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Comment: an NHS exemption will help, but the Tier 2 visa cap should go

Comment: an NHS exemption will help, but the Tier 2 visa cap should go

Less than two months into the job, Sajid Javid appears to be, so far, quite a pragmatic Home Secretary. Following six months of the Tier 2 cap wreaking havoc amongst employers and users of the Points Based System, resulting in the NHS losing out on hiring over 2,300 doctors, the Home Secretary has taken decisive action. He has announced that doctors and nurses will no longer be counted towards the cap on Tier 2 visas which limits access to only 20,700 applicants a year.

Changes to the Immigration Rules were laid before Parliament on Friday and are due to come into effect on 6 July 2018. They confirmed that health sector employers will now be able to employ doctors and nurses without having to use the restricted certificate of sponsorship system which is subject to the cap. Medics applying for Tier 2 visas to work in the UK under SOC codes 2211 (for medical practitioners) and 2231 (for nurses) will be able to use unrestricted certificates of sponsorship which are allocated directly to an employer, usually on an annual basis, according to their business needs.

The hope is that taking doctors and nurses out of the cap should free up certificates of sponsorship for other industries which have been struggling to source labour as a result. We have seen all types of businesses affected by the cap, from IT companies to law firms, and this has caused needless anxiety across the board for employers and visa applicants alike.

The litmus test will be in July when the monthly requests for certificates are allocated. Just how successful the changes will be depends on the size of the backlog which has built up. From the available data, we can see that in April 1,532 doctors and nurses applied for certificates of sponsorship with 811 being allocated. The total number of applications for that month for restricted certificates was 4,325 with 2,118 refusals. Taking doctors and nurses out of the allocation may only make a small dent, at least initially, in the backlog and it may take several months until we return to the status quo when the cap didn’t trouble us at all.

Healthcare employers should also hesitate before thinking their recruitment worries are over. It is likely that many will have to make a request for an allocation increase of unrestricted certificates to cover the applications for their doctors and nurses on the Home Office’s online system. These requests can be refused by the Home Office if the employer hasn’t provided sufficient justification for the increase. Furthermore, the advertised Home Office waiting time for processing sponsor change of circumstance requests is 18 weeks, unless a £200 fee is paid to expedite it via a phone line which is frequently engaged or goes straight to voicemail. Medical visa applicants therefore may face further frustrations with the Tier 2 visa system.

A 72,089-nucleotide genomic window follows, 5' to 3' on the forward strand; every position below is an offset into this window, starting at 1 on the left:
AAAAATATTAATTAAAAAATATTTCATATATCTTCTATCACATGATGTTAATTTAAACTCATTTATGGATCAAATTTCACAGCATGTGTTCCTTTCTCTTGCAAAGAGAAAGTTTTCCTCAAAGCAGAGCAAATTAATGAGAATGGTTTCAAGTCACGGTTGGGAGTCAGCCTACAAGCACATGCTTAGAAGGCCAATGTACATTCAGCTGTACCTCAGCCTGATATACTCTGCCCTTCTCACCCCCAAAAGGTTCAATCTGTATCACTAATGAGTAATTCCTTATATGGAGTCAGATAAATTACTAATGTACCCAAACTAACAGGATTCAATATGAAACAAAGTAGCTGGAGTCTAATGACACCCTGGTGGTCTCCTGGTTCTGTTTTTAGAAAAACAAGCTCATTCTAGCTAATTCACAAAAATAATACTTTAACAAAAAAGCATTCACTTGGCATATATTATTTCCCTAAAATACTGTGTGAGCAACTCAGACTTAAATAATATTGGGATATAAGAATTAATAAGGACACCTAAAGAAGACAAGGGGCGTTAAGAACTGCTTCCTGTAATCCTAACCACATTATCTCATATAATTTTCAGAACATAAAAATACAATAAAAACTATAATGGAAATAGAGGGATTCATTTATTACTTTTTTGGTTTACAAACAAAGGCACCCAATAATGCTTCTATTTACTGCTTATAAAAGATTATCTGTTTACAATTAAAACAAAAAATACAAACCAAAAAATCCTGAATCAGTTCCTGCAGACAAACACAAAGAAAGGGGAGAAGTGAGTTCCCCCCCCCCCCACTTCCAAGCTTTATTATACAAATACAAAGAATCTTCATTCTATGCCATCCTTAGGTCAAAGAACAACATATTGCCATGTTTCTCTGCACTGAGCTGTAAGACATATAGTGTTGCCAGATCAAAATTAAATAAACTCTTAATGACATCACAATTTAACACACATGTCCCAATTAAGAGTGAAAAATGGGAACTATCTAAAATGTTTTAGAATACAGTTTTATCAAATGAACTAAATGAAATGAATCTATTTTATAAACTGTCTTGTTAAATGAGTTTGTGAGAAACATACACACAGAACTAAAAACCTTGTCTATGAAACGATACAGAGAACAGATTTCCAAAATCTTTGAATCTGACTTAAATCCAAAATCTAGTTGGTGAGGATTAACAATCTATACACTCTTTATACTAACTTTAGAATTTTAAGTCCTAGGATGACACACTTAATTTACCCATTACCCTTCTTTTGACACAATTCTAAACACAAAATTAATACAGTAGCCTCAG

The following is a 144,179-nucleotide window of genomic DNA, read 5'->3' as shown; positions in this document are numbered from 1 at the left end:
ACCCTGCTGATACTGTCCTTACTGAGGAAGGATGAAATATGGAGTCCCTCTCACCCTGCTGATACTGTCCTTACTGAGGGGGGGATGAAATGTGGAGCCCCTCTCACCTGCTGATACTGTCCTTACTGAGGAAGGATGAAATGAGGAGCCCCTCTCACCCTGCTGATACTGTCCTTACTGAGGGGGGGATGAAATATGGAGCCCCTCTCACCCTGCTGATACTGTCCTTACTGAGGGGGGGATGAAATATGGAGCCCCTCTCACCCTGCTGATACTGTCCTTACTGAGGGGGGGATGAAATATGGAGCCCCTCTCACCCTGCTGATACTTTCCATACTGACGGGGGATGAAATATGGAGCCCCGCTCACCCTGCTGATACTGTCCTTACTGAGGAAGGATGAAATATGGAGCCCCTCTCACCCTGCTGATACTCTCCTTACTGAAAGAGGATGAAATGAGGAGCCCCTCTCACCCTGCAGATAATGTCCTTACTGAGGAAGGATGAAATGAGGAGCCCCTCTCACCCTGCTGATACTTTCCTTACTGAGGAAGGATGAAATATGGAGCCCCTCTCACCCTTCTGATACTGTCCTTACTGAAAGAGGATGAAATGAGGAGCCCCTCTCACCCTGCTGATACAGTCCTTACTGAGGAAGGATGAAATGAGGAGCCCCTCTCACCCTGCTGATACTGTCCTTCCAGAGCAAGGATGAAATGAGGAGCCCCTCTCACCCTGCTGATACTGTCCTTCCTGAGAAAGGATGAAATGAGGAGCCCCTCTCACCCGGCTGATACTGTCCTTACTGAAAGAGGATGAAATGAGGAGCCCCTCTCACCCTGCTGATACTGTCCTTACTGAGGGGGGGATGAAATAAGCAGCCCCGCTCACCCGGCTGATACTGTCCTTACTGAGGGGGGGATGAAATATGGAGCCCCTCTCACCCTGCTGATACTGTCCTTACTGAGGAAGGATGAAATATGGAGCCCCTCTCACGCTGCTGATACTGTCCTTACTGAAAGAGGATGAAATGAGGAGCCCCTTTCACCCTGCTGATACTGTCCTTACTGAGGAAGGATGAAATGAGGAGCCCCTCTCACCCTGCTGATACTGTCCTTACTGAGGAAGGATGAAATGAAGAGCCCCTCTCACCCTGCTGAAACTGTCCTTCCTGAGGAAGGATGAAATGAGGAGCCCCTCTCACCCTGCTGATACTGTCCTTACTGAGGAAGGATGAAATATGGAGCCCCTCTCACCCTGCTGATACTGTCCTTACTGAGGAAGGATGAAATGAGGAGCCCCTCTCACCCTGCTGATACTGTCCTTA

If the backlog does eventually clear, taking doctors and nurses out of the equation provides nothing more than a temporary fix for a problem which will continue to fester. With Brexit on the horizon, there is still potential for the cap to cause further mayhem as businesses look to non-EU workers to plug the inevitable gap in labour. Tier 2 is the only realistic immigration visa route left for workers from beyond Europe, so it is going to bear the brunt of any Brexit related overflow. It is therefore foreseeable that the cap will be hit again in the future.

Which profession will be lucky enough to be exempted from the cap to solve the problem that time? Simply taking industries out of scope of the cap in response to a political and media backlash is not a sustainable way to manage an system of immigration controls.

From an immigration policy perspective, Mr Javid has made a positive start to his tenure as Home Secretary. He has sought to distance himself from the ”hostile environment” and been alive to the failings of his department in regards to the Windrush generation. But the measures announced last week are in truth the bare minimum he could have done in response to the visa cap crisis. The Home Secretary should have been bolder: instead of just tinkering with who the cap applies to, he could have addressed whether the justification for having a Tier 2 cap still exists. Most businesses would argue that it does not.

The Tier 2 cap maintains the fallacy that our immigration system should be based on arbitrary and unrealistic migration targets rather on what skills and experience the UK labour market needs. The government should be brave enough to admit that the target for net migration is not achievable, nor is it necessary. The first step in the process of unwinding it would be to get rid of the Tier 2 cap. The Home Secretary gets marks for effort but there is still much more work to be done.

 

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